We should defiantly talk more when you have a chance to look over 11 &12 when you get them, the pattern that I am talking about are very exact and extremely intentional. I am almost tempted to say that maybe they used their little scrap sections and forged them into really small sections, possibly like wire, then inlayed a set opening that was either carved out, or possibly even a basic form was stamped into the sections desired. Then cleaned up/added final detail with a chisel and hammering in the detailed work. I am also wondering if they may have used some of the filing from the forming of the blade inside of these openings. I have used the L6 that I ground out with a 36 grit belt to fill the voids of a billet I made/is in progress of making that used a whole bunch of scrap pieces of pattern weld I had around the shop, just as an experiment. The first weld and drawing are showing some very promising results...

Two problems with this line of thinking are if this was the case you would more then likely have to work very small sections of the blade at a time so as not to displace the forms before you got to weld them. Secondly if you do two sides and are only working small sections are you over working the steel in those sections? I would imagine you would want to forge the blade to shape as well so there you are adding more time hot, and if it isn't worked at the right temperature I can see failure. Secondly depending on if the fullers were partially forged or ground would mean that the depth of the inlay might have to be pretty deep and from what I have seen so far there is no indication of grinding through the patterns.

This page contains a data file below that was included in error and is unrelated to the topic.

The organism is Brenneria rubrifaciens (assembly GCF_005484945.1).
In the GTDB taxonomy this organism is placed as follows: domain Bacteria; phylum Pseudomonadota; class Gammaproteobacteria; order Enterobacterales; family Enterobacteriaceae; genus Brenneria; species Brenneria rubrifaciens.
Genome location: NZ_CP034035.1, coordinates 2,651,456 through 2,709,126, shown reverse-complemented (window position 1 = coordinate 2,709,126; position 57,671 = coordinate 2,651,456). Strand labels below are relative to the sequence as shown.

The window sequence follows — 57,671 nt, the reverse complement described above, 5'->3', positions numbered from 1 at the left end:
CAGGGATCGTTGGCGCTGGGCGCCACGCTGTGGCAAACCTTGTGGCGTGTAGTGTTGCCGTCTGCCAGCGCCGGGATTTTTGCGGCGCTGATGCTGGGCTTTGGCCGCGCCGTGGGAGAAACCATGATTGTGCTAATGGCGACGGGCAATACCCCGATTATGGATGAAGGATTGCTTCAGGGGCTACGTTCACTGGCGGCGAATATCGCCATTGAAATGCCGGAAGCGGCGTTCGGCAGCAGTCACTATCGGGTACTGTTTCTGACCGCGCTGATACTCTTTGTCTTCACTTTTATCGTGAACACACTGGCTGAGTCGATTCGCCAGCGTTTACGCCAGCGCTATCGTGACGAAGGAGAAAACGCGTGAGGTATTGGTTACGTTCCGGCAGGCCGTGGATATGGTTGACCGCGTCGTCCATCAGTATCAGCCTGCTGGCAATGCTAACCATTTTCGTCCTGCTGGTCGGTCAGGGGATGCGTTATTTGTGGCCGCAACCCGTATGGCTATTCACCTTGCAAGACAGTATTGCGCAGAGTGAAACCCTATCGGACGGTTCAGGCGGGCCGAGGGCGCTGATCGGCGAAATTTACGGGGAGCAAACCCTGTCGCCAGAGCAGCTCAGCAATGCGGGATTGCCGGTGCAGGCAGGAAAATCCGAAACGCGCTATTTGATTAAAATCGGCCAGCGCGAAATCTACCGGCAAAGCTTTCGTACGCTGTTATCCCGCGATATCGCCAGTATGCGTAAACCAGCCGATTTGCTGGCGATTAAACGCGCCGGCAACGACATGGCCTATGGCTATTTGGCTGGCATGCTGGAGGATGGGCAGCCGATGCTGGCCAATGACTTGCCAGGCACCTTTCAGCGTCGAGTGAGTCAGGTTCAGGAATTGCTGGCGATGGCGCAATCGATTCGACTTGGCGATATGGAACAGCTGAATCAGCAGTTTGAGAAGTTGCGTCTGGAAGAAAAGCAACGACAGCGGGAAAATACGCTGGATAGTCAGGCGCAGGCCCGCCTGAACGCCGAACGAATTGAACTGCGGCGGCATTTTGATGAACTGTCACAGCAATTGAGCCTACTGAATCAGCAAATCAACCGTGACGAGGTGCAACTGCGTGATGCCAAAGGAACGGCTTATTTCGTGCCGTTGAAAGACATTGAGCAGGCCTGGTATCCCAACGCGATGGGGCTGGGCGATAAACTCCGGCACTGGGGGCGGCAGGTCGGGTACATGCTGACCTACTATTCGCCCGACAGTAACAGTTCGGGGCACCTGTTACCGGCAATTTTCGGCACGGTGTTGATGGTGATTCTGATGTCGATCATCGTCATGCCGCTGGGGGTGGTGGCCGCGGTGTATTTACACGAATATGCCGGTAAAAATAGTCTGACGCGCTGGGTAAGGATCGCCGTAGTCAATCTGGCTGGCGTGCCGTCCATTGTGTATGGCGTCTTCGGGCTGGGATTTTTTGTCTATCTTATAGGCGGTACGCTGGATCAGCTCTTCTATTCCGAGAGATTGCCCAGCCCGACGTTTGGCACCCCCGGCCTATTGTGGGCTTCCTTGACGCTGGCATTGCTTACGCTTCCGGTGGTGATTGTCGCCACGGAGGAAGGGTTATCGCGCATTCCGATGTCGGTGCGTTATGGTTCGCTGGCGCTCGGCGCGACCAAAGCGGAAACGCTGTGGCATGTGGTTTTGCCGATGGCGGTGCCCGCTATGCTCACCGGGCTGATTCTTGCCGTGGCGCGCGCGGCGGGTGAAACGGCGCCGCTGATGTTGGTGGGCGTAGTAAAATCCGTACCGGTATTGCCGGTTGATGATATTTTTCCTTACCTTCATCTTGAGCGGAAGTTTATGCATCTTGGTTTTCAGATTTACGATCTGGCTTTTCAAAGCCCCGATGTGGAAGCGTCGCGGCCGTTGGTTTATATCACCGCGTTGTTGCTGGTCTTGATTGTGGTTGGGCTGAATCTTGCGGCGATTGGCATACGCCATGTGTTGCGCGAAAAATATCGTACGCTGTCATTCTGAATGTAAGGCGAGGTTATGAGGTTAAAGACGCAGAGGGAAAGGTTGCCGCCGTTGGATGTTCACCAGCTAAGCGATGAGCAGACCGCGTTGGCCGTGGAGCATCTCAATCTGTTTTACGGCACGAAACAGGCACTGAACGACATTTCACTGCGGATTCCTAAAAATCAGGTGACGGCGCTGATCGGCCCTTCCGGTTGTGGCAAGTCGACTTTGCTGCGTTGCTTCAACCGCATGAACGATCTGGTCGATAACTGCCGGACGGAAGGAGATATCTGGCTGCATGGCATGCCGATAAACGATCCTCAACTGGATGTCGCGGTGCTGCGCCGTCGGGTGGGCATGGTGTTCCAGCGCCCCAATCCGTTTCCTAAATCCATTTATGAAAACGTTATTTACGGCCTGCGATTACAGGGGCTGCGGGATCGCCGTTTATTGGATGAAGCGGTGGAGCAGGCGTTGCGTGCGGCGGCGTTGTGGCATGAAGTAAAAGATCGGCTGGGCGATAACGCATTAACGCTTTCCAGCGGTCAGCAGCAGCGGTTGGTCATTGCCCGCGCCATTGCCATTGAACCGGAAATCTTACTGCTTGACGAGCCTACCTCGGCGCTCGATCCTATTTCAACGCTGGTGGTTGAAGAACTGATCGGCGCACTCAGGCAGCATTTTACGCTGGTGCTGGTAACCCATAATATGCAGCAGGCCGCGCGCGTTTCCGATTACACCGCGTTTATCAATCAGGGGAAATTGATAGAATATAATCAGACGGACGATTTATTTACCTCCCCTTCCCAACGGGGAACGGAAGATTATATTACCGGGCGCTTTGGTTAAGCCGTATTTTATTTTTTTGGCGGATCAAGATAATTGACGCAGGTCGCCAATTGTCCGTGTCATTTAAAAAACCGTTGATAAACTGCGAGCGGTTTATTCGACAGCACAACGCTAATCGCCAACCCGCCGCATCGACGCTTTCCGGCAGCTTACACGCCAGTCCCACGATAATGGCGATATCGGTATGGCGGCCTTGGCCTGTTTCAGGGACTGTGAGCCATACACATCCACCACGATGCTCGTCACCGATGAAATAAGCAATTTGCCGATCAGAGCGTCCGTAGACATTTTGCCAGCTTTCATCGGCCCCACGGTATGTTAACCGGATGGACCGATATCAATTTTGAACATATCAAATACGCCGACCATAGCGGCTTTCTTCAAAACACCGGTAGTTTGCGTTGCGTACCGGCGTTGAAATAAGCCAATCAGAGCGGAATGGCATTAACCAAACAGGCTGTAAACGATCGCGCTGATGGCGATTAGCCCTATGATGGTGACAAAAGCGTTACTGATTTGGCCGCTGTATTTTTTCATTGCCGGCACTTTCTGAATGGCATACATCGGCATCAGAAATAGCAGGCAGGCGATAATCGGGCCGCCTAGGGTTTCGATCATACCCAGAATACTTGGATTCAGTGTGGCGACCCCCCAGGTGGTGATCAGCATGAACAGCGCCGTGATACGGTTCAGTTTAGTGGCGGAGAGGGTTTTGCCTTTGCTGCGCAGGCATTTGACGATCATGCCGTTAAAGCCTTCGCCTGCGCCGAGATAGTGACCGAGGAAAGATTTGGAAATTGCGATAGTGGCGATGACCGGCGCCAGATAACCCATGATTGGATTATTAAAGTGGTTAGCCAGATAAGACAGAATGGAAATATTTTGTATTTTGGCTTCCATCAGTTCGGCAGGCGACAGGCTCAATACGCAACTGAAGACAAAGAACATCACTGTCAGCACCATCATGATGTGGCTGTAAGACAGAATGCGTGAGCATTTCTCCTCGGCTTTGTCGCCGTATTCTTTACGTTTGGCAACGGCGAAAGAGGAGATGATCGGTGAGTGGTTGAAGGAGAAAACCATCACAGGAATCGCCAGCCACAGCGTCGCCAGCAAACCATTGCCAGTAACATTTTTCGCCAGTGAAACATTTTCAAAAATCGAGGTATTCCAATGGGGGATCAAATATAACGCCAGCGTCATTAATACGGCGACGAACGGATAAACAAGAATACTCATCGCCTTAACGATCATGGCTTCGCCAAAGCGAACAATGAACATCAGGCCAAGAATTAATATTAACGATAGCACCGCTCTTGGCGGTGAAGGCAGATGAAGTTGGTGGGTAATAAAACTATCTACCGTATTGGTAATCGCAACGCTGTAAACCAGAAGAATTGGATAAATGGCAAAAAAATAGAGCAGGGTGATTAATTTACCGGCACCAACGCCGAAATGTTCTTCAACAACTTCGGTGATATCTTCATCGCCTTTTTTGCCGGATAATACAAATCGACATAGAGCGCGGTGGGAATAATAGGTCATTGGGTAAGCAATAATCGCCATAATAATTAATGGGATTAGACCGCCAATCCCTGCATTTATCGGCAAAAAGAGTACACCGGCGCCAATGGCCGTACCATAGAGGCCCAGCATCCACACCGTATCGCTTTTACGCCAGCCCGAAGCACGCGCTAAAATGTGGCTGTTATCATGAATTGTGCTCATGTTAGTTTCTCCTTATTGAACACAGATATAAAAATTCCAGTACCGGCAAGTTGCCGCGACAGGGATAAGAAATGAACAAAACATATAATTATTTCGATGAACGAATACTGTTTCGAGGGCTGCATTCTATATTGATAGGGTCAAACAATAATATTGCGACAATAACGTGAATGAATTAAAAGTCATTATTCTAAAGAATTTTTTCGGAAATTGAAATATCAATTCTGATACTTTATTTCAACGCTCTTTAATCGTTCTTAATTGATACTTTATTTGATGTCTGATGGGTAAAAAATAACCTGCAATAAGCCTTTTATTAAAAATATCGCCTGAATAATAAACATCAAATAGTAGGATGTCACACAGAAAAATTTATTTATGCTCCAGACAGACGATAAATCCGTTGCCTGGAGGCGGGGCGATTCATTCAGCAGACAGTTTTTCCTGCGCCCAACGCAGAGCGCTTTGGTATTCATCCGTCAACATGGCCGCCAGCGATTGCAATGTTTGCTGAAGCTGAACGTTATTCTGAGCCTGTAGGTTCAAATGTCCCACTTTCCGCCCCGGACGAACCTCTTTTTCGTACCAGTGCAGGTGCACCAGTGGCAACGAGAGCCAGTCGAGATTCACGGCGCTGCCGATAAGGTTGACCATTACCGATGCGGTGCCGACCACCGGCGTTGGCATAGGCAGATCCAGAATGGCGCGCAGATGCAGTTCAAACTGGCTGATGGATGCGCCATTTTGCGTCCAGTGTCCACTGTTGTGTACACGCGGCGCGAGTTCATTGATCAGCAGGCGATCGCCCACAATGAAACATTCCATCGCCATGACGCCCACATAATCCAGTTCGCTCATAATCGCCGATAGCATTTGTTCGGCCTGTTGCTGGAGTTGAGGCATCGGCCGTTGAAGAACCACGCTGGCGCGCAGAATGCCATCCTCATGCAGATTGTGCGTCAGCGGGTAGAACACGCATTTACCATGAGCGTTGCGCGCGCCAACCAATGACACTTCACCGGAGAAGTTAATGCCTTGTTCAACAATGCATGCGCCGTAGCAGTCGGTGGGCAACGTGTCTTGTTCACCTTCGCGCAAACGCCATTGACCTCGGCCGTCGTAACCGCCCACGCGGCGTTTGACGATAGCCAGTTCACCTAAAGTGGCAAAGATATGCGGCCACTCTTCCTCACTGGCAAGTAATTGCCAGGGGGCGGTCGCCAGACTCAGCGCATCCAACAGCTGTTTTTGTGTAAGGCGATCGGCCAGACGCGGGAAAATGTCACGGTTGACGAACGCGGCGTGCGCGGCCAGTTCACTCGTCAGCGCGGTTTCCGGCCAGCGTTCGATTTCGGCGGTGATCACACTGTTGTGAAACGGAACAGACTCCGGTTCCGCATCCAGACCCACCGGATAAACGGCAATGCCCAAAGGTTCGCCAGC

I figure that the "palm tree" mosaic that they did and the basket weave would not be a problem since it would be... easier... to get a good depth to the pattern. But I haven't had time to play with this to try to figure it out, or at least get some further insight.

Looking to stimulate the brain then take it to the forge instead of jumping in and hoping for the best.
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Kirk Lee Spencer




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PostPosted: Mon 15 Dec, 2008 11:37 am    Post subject:         Reply with quote

Hi Michael...

Well... I received Vols. 11 & 12 of the Illerup Adal series. It is certainly an important monograph. Well worth the money. It is going to take me some time to process it all. The images in these volumes on the diamond gridwork and palm tree and knotted mosaic forms have made any simple explanation difficult to imagine. You are certainly right, they are very intensional and well done.

I recognize a similarity between the palm tree forms and somewhat similar patterns I have seen in Roman glass beads from the same time period. So if someone knows how the glass beads were made, that might go along way in possibly understanding how these billets came together. Instead of molten glass they were working with iron at welding temperatures.

I don't think that they were working the blade in sections for the same reasons you mentioned. So many times reheating the whole blade to welding temperature would eventually begin to burn the iron.

It may be the reason it looks like mosaic damascus is because it is. I have a friend who has been experimenting with some mosaic damascus. He places fragments and wires in a can in a particular pattern. He has two curved dies that he has made for his press which pushes on the can like a vise with curved jaws to weld all the wires together at weld temperature. He then cuts it like cookie dough to weld into other projects.